If you can work hard enough, you can have anything you want - That’s the American dream. This idea of the grind permeates society so much that it’s led to a surge in high intensity interval training. It’s become THE way to get six-pack abs. Gyms and online promotions promise “only 10 minutes a day to lose 10 lbs in a month!”, and other ridiculous claims.
Most of these are completely wrong.
Not only do they not work, but lots of these high-intensity workouts promote a yo-yo style of fitness. You’re work until you drop, you get hurt, and then you’re forced to take time away from exercise. Now don’t get me wrong - there’s a time and place for hard work. And some people love their HIIT class. As an athlete, I’ve been using intervals as my primary form of conditioning for years, so I’m not trying to knock it completely.
But anyone who says you absolutely must do HIIT to get results is wrong. There are plenty of other ways to successfully reach all kinds of fitness goals. But first, let’s consider what we mean by HIIT.
What is HIIT?
HIIT stands for high-intensity interval training, an exercise method involving alternating levels of effort. In contrast to steady-state exercise, HIIT requires varying periods of work and rest. There’s no “one” way to do it, and as such, it’s become a sort of catch-all term for short, intense workouts of any kind. Boot-camp style workouts of 20 second sprints with 20 seconds of rest and CrossFit AMRAP’s count as HIIT. Both weight training circuits and spin classes fit the bill, depending on how they’re prescribed. As long as your workout pushes your limits towards a brief respite, you’re training high intensity intervals.
Why HIIT has become so popular
To be frank - it works! For most, it’s mentally easier to work hard knowing a break is just around the corner. The harder you work, the more calories you burn, and the fitter you get. If you only have 30 minutes to spare, you can get a lot more done by packing it all in. Plus, most of us are more willing to change our workouts than our diets. As a lot of fitness goals come down to calories in vs. calories out, if everything else stays the same, HIIT puts you closer to a deficit.
However, does working harder always trump working smarter? The single determinant of lifestyle change is consistency, and if you don’t like high intensity training, then you won’t be consistent. Bottom line. So let’s take a look at some of the most common fitness goals, and how you can benefit from alternative training methods.
When people say they want to lose weight, they typically mean losing fat. Unless you compete in a weight class sport, you probably aren’t too concerned about gaining lean muscle mass in the process. In fact - a toned, athletic figure is often the goal.
As I mentioned previously, high intensity intervals are a great way to burn calories. But even the most intense workouts don’t hold a candle to what happens during the other 23 hours of your day. During that time, you’re adding calories through food, but you’re also burning them by simply existing. It takes energy to be a human, and your body uses fat stores to fuel daily activity.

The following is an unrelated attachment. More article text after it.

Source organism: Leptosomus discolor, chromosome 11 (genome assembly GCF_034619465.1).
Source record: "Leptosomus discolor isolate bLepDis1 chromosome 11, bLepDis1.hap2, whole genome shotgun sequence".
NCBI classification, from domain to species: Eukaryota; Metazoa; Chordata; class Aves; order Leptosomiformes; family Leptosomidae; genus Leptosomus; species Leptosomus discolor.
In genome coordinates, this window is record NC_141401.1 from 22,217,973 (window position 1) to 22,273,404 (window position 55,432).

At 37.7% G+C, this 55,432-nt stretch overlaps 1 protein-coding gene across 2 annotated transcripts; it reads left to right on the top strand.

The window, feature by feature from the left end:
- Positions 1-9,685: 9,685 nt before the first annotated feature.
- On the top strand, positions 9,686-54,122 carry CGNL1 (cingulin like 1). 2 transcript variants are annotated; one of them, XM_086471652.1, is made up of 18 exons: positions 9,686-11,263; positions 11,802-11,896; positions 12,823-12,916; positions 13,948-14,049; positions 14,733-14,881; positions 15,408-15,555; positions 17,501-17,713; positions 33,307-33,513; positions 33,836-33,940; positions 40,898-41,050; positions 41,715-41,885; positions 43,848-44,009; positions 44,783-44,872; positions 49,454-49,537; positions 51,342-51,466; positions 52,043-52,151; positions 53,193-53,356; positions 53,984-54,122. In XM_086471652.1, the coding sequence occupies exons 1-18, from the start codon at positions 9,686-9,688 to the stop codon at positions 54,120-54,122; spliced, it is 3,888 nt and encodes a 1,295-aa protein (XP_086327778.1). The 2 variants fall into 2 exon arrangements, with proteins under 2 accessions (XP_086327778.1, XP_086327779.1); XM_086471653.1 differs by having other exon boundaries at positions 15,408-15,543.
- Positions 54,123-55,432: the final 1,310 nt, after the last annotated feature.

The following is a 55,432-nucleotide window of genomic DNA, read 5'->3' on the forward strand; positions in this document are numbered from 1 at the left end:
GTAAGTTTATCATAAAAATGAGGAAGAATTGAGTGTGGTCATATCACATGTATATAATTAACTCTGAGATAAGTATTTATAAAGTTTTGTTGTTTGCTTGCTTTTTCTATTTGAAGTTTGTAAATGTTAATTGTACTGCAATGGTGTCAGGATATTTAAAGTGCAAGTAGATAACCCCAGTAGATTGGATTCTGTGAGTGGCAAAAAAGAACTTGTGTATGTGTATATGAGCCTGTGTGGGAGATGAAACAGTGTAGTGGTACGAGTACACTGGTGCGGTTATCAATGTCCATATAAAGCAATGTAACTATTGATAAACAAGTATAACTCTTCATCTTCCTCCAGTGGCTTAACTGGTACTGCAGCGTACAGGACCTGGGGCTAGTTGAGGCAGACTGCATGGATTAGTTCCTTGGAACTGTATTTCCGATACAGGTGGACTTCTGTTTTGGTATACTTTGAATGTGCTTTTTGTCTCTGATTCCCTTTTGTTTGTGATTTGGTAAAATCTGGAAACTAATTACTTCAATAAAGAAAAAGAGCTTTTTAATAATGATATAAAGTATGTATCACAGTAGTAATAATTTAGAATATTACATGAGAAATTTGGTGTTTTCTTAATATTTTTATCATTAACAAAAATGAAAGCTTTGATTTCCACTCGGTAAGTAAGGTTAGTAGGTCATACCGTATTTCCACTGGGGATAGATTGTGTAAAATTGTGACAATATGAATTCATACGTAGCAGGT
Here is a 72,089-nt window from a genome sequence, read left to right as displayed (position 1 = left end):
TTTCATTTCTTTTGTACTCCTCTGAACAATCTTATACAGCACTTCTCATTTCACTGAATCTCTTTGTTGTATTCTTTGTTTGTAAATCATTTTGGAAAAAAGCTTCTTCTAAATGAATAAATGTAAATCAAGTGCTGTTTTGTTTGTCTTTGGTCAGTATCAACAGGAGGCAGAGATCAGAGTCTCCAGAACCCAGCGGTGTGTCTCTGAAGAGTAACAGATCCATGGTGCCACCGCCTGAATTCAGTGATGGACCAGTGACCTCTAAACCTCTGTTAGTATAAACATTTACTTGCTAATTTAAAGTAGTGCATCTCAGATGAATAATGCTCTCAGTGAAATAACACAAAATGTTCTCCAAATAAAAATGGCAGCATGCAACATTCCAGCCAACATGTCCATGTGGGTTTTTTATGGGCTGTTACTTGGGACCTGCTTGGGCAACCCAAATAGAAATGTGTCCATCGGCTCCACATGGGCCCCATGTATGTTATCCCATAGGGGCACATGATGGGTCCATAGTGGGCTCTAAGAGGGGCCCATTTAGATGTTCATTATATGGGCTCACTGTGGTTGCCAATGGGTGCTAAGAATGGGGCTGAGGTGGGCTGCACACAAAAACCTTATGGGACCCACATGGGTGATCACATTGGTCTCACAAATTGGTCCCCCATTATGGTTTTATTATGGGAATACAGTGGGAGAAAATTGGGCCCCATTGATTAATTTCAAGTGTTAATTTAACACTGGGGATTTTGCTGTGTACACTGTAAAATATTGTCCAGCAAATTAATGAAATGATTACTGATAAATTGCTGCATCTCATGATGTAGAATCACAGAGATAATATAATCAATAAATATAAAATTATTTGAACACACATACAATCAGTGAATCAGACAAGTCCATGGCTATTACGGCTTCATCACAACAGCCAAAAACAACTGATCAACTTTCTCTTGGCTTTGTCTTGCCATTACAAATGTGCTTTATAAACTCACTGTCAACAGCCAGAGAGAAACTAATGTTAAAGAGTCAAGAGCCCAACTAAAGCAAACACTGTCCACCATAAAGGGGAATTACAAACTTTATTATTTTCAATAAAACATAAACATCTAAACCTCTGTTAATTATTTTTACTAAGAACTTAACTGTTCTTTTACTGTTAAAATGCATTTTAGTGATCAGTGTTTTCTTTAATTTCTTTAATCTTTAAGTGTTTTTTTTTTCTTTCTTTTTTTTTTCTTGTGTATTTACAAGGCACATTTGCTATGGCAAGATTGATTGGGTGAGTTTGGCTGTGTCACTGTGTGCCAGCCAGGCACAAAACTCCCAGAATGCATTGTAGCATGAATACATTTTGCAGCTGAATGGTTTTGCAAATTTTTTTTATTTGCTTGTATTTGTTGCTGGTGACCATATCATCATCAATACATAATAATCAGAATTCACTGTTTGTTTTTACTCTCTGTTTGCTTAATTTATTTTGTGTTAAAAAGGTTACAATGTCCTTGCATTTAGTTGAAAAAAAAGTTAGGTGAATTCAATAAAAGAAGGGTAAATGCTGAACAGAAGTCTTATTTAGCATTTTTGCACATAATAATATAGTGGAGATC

Unfortunately, if you’re stuffing your face with more calories than you can burn (yes, even with HIIT), you’re going to add fat. The quickest way to fat loss is to fix your diet. Period.
In addition to diet adjustments, use regular old strength training. By building lean muscle mass, you shift your body composition. Muscle tissue houses mitochondria, the cellular organelles responsible for fat metabolism. More muscle = more mitochondria = more fat-burning potential at rest. Plus, you can still move at a steady clip during your workouts. No one’s saying you have to do one rep every 5 minutes. Work through your sets and reps efficiently, and you’ll still burn calories at the gym. Only now, you’re also melting that fat away while you watch Netflix.
When trying to get stronger, you need to lift heavy. If you want to get injured, rush through it.
Not only does rushing your big lifts increase injury risk, but adequate rest contributes to greater force output. According to a comprehensive review in the journal Sports Medicine, the best rest period for strength lies somewhere between 3-5 minutes. Researchers found that with heavy loads between 50-90% of one rep max, resting 3-5 minutes between sets increased the amount of reps people could do at a certain weight. People were able to do more volume at a higher intensity. Over time, this correlated with an increase in absolute strength.
Long story short - if your goal is maximum strength, avoid high intensity interval training.
For hypertrophy, research suggests 6-12 reps and between 30-90 seconds rest between sets. Theoretically, you could make this interval training, but people tend to rush through high intensity intervals. They “cheat” on movements and avoid muscle isolation. While it’s great for calorie burning, it’s not necessarily hitting the target areas. Training at high intensities also triggers a stress response. While this is great in the moment (and allows us to push beyond our limits), a chronic stress response limits muscle growth. Therefore, if you want to build muscle, and HIIT is your go-to, make sure to spend a good chunk of time on nutrition and recovery. Or, you could focus on time-under-tension, stimulate growth hormone, and make muscle-building easier.
The most important aspect of reaching fitness goals is consistency. So if you love your boot camp workouts, stick to them! But if you absolutely hate everything about interval training, you don’t need it to get results. Instead, choose an alternative that you enjoy, and trust the process.